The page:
Marshall E Cates, Jordan R Cochran Hodges, Thomas W Woolley
Introduction: Pharmacists have been called upon to be involved in suicide prevention efforts, but little is known regarding their attitudes, interest, and perceived skills in the area. Methods: The study was a voluntary, anonymous survey of pharmacists who attended a large end-of-year continuing education program sponsored by a school of pharmacy. The survey included the Attitudes to Suicide Prevention (ASP) Scale, items concerning interest in suicide prevention, and items from the suicide skills section of the Suicide Knowledge and Skills Questionnaire...
January 2019: The mental health clinician
Claire Vitale, Alexandre de Nonneville, Marie Fichaux, Sebastien Salas
BACKGROUND: For the year 2018, the French government plans a revision of bioethics laws, including certainly the recent Claeys-Leonetti law introducing the right to deep and continuous sedation at the request of palliative patients and prohibiting euthanasia for end-of-life patients. Because there is no published data on medical staff opposition to a deep and continuous palliative sedation request under Claeys-Leonetti law, we believe this report may give insight into physicians' decision making, into the role of criteria for prudent practice, and thus contribute to the bioethical debate...
January 8, 2019: BMC Palliative Care
Elias Ghossoub, Jacqueline Landess, William J Newman
In June 2017, a media frenzy ensued after Michelle Carter was convicted of involuntary manslaughter in the state of Massachusetts for facilitating the suicide of Conrad Roy. The verdict stirred controversy and cast a spotlight on facilitation of suicide, i.e., a person's act(s) done with the purpose of helping another to die by suicide. One form of facilitation, physician-assisted suicide, has been extensively debated in the existing literature. In this article, we set out to explore the legal and forensic ramifications of non-physician-assisted suicide, which we refer to as facilitated suicide...
December 2018: Journal of the American Academy of Psychiatry and the Law
Courtney S Campbell
Twenty years ago, the passage of the Oregon Death with Dignity Act prompted vigorous debate in my bioethics classrooms; now, the issue barely generates a ripple. Instead, we focus on an issue my students' generation will confront, as illustrated by an amendment to the ODDA introduced in the last Oregon legislative session that would have effectively rescinded two core procedural safeguards: patient decision-making capacity when requesting life-ending medication and self-administration of the medication. Patient requests for medication could be stipulated on an advance directive that appoints an "expressly identified agent" authorized, in the event of loss of decision-making capacity, "to collect and to administer to the patient the prescribed medication...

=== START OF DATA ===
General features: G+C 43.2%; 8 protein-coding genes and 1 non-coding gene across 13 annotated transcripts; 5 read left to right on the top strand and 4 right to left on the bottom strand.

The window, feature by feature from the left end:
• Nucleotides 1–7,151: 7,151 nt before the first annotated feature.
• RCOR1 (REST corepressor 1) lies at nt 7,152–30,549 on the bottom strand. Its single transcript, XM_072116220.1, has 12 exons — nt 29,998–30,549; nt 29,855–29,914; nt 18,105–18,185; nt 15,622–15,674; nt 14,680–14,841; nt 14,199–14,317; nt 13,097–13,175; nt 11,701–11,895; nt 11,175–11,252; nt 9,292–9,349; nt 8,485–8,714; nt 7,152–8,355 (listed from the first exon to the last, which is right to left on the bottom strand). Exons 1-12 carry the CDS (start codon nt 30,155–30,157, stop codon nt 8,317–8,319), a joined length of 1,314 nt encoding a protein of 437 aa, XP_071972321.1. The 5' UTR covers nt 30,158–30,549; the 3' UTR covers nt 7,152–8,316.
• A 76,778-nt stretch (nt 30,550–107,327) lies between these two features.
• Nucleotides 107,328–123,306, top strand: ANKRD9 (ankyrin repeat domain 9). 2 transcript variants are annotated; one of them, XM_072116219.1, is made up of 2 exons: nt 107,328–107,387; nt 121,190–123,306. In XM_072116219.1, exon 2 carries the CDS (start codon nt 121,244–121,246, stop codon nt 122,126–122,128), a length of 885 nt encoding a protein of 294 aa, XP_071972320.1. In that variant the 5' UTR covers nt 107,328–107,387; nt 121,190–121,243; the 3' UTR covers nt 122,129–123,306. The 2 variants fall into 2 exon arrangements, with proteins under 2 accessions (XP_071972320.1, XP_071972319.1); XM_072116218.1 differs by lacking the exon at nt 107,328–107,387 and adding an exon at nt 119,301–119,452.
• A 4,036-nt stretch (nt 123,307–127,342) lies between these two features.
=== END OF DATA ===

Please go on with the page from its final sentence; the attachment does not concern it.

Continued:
November 2018: Hastings Center Report
James Downar, Stefanie Green, Arun Radhakrishnan, Joshua Wales, George Kim, Dori Seccareccia, Kim Wiebe, Jeff Myers, Sarah Kawaguchi
BACKGROUND: In jurisdictions where medical aid in dying (MAiD) is legal, there is an obligation to ensure the competence of those who assess eligibility and provide MAiD to patients. Entrustable professional activities (EPAs) are one framework for incorporating competency-based training and assessment into the workplace, so we convened a group of experienced MAiD providers to develop an EPA descriptor for MAiD. METHODS: We performed a mixed-methods sequential qualitative (focus group via 2 teleconferences) and quantitative (survey) study to generate and refine a consensus descriptor using open coding followed by a modified Delphi approach...